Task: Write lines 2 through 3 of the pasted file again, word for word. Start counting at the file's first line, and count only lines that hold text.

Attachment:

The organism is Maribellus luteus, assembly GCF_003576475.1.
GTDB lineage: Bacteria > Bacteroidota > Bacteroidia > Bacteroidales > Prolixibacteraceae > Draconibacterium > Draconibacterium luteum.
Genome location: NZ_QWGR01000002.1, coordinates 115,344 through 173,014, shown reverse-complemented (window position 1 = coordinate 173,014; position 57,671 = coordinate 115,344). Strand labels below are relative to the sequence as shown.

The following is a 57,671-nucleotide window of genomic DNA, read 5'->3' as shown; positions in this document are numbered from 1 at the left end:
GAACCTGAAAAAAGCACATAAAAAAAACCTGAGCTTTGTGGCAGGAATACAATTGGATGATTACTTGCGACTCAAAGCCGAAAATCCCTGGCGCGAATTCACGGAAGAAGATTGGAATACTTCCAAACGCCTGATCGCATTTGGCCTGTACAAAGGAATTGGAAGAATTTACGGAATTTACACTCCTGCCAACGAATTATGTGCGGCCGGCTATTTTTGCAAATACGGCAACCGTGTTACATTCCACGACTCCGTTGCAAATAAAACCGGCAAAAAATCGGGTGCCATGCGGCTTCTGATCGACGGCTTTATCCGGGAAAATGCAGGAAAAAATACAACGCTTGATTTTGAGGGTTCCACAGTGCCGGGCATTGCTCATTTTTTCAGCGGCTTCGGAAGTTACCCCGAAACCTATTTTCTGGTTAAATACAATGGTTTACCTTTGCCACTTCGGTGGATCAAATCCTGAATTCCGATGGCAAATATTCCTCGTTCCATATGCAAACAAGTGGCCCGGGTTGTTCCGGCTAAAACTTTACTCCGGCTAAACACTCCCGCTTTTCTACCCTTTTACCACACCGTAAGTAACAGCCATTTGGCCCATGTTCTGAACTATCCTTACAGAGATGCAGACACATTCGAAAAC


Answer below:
GTDB lineage: Bacteria > Bacteroidota > Bacteroidia > Bacteroidales > Prolixibacteraceae > Draconibacterium > Draconibacterium luteum.
Genome location: NZ_QWGR01000002.1, coordinates 115,344 through 173,014, shown reverse-complemented (window position 1 = coordinate 173,014; position 57,671 = coordinate 115,344). Strand labels below are relative to the sequence as shown.